Now comes the point of this article. Since we don’t care about the details of the state setup for this test and the (redacted) others in this class, we can move all this out into a factory that will build the objects we need for us. Now other test classes that will need similar state just say “give me one” and no fuss will ensue. The reusability aspect is really nice. The test is now looking clean.

@RunWith(AppTestRunner.class)
public class AccountsListActivityTest extends AppActivityUnitTestCase<AccountsListActivity> {

    public AccountsListActivityTest() {
        super(AccountsListActivity.class);
    }

    @Test
    public void selectingAccountListItemLaunchesAccountDetail() {
        activity.onItemSelected(basicAccountListItem());

        Intent startedIntent = assertThat(activity).launchedActivity(AccountDetailActivity.class);
        assertThat(startedIntent).hasExtra(AppExtras.ACCOUNT_account, account);
    }
}

In my factory I’ve refactored the state into a few simple, reusable methods that I can mix and match. This arrangement grew out of the needs of the various tests as we wrote them and needed different pieces of data.

public class AccountsFactory {

    private static AccountGroup emptyGroup() {
        AccountGroup group = new AccountGroup();
        group.id = "group-id";
        group.owners.add("George E. Meade");
        group.owners.add("Robert E. Lee");

        return group;
    }

    public static AccountGroup groupWithAccount(Account account) {
        AccountGroup group = emptyGroup();
        group.accounts.add(basicAccount());

        return group;
    }

    public static Account basicAccount() {
        Account account = new Account();
        account.id = "checking-account-id";
        account.name = "CHECKING";
        account.isInCashFlow = false;
        account.isFavorite = false;

        return account;
    }

    public static AccountListItem basicAccountListItem() {
        AccountListItem accountListItem = new AccountListItem();
        accountListItem.build(groupWithAccount(), basicAccount());

        return accountListItem;
    }
}

The Aesop-approved moral to this story is to only put the relevant stuff in the test and hide the rest of the boring state-making in a convenient spot for reuse. On this current project we call them factories, and they work great.

You have to start somewhere

I started fresh in at SEP on Monday and by Tuesday the bananas were fresh out.

Fellow new guy Jackson and I were tasked with our first project on Monday just before quittin’ time: update the internal résumé reporting website from ‘ancient’ to ‘tomorrow.’ It currently runs on a mid-2006 vintage copy of Ruby on Rails (version 1.1.6). We’re supposed to be bringing it up to Rails 4 (coming soon, 2013) but some fundamental pieces of its inner-working were axed from Rails by the end of 2006. We’re not supposed to rewrite the project, just bring it up to date, but many important pieces cannot be upgraded.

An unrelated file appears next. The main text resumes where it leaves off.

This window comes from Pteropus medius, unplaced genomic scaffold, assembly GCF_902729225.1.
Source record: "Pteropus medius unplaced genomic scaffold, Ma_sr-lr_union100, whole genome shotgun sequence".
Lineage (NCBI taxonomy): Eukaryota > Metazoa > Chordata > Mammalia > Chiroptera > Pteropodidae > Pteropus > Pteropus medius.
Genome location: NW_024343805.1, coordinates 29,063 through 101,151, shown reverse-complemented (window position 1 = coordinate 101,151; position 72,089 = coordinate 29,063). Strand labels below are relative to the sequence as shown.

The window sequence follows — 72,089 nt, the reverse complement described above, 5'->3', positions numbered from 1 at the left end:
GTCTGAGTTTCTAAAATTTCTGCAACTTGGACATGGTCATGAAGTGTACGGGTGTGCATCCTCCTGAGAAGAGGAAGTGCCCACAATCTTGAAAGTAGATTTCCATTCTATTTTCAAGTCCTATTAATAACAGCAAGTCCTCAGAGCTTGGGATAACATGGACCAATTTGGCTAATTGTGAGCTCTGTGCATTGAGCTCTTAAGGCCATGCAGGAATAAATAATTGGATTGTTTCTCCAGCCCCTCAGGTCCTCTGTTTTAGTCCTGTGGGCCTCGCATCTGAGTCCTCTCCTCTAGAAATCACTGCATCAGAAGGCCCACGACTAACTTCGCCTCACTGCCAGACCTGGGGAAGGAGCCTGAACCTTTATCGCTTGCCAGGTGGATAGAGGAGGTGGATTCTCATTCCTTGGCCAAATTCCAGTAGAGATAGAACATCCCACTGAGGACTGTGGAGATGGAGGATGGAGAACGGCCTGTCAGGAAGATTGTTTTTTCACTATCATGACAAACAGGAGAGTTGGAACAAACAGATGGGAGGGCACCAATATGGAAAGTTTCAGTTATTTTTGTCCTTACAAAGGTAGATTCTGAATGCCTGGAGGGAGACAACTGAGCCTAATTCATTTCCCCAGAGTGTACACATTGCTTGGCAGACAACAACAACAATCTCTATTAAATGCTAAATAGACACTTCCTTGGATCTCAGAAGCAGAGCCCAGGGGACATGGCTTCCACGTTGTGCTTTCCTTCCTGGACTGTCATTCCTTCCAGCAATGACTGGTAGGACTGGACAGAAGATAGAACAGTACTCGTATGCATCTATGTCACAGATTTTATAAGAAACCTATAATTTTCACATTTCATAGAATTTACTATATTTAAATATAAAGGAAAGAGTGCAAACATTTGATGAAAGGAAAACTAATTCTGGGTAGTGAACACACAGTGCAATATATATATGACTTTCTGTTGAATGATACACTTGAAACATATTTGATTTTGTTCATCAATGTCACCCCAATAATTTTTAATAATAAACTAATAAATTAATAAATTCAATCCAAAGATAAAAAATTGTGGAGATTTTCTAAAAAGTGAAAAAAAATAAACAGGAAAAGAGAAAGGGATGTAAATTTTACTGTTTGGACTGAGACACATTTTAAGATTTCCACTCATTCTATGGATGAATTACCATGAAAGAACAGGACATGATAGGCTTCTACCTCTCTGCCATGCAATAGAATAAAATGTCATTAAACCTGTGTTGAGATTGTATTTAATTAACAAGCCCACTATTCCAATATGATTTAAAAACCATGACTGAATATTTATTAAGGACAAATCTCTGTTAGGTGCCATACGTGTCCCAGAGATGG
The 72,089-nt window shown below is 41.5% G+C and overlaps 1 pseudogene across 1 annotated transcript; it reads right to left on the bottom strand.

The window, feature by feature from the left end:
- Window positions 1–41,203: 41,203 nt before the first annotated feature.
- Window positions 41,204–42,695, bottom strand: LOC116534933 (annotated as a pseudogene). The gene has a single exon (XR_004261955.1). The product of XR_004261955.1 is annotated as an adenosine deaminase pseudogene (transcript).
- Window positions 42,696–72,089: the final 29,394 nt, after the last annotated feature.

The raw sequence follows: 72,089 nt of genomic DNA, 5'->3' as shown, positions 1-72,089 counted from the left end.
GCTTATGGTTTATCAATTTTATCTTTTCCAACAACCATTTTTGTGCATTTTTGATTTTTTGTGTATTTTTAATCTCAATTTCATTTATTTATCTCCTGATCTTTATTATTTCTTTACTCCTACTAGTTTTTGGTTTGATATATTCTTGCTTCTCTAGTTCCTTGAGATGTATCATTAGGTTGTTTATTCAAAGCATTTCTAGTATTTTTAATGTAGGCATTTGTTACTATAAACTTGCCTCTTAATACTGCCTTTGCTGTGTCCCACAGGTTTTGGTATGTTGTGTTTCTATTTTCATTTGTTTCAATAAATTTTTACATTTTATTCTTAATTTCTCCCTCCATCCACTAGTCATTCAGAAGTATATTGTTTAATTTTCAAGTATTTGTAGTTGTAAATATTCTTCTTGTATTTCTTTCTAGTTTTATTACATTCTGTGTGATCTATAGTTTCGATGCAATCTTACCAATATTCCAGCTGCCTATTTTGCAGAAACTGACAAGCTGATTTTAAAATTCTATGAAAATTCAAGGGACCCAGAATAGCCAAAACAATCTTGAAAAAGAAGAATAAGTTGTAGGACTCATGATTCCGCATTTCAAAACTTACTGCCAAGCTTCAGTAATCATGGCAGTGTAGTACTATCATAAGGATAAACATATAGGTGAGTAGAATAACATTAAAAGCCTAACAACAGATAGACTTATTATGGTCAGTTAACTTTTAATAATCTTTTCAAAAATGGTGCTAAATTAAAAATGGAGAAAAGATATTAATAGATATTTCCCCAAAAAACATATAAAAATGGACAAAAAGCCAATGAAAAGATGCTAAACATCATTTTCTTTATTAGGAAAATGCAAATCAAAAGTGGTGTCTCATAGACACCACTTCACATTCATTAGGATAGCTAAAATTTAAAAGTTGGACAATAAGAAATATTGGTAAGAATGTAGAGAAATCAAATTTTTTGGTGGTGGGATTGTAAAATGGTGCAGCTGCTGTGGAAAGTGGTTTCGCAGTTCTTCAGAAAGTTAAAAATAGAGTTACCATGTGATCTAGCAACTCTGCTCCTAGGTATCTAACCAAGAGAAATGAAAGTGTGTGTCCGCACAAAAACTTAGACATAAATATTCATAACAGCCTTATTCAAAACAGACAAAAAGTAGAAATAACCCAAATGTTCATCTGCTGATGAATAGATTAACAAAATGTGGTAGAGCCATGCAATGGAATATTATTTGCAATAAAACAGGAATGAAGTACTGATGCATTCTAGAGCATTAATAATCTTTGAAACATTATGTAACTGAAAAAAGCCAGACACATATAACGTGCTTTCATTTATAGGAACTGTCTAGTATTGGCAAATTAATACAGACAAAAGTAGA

Full disclosure: I’m fresh in when it comes to Rails (“never touched the stuff”), so by Tuesday afternoon my brains were fresh out. And, as I said before, so were the bananas.

As we passed through The Commons during the first-day tour, Laura from HR said “there shall be fruit” and, unfortunately, there was no fruit. In my hour of need: fresh out. To quote the great Barney Fife, “Well, Andy, a slender high-spirited person needs a sugar pick-me-up late in the day.” I had to settle for a cup of ice. Just then, something happened…

Chapter 2. Just when hope is almost lost, things start to look brighter for our young heroes.

A remarkable thing about SEP: everyone is willing to help. Not to be too self-critical (and Jackson’s effort, to be fair, was nothing short of heroic), but we needed help.

There are many things I don’t know. Rails is not the only thing on that list. Here are a few others to get you started. I don’t know:

  • The name of the git server (easy to guess)
  • The name of the TFS server (impossible to guess, sounds more like a band name)
  • The name of the database server (easy, but after the TFS server I was expecting anything)
  • The name of the project (five-digit number starting with 06)
  • The name of the guy in the next cube (I love the three-monitor setup)

I also don’t know about many company policies. For instance, do lowly developers need an official sanction from IT to brazenly install Ubuntu VMs on our machines (no). And I haven’t even started on all the questions we had about the résumé website’s architecture and history.

Chapter 3. Sorry about chapter 2, this is where things actually get better.

Matt Swanson. He has worked on the résumé system. We asked him a lot of dumb questions and he gave us a lot of good answers. He helped us a ton and he’s given the project a fresh start.

I would like to give a You Rock™ card to Matt (like they told us about in orientation), but I don’t know where they are.

P.S. For non-SEPeers: if you are given two You Rock™ cards of the same color or one each of both colors, you can turn them in to receive Good Stuff™.